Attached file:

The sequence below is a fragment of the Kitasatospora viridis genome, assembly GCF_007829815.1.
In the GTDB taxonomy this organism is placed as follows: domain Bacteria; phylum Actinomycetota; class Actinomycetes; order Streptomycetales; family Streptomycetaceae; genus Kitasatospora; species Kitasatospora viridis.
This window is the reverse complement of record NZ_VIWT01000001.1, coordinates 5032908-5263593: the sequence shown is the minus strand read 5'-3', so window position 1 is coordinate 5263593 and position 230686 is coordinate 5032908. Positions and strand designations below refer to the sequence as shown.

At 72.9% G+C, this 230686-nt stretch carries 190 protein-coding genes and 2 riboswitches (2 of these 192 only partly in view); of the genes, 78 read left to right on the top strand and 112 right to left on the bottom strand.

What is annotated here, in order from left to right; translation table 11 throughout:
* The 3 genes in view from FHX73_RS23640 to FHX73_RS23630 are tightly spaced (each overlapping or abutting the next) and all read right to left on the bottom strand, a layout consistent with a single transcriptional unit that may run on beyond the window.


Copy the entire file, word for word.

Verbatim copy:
The sequence below is a fragment of the Kitasatospora viridis genome, assembly GCF_007829815.1.
In the GTDB taxonomy this organism is placed as follows: domain Bacteria; phylum Actinomycetota; class Actinomycetes; order Streptomycetales; family Streptomycetaceae; genus Kitasatospora; species Kitasatospora viridis.
This window is the reverse complement of record NZ_VIWT01000001.1, coordinates 5032908-5263593: the sequence shown is the minus strand read 5'-3', so window position 1 is coordinate 5263593 and position 230686 is coordinate 5032908. Positions and strand designations below refer to the sequence as shown.

At 72.9% G+C, this 230686-nt stretch carries 190 protein-coding genes and 2 riboswitches (2 of these 192 only partly in view); of the genes, 78 read left to right on the top strand and 112 right to left on the bottom strand.

What is annotated here, in order from left to right; translation table 11 throughout:
* The 3 genes in view from FHX73_RS23640 to FHX73_RS23630 are tightly spaced (each overlapping or abutting the next) and all read right to left on the bottom strand, a layout consistent with a single transcriptional unit that may run on beyond the window.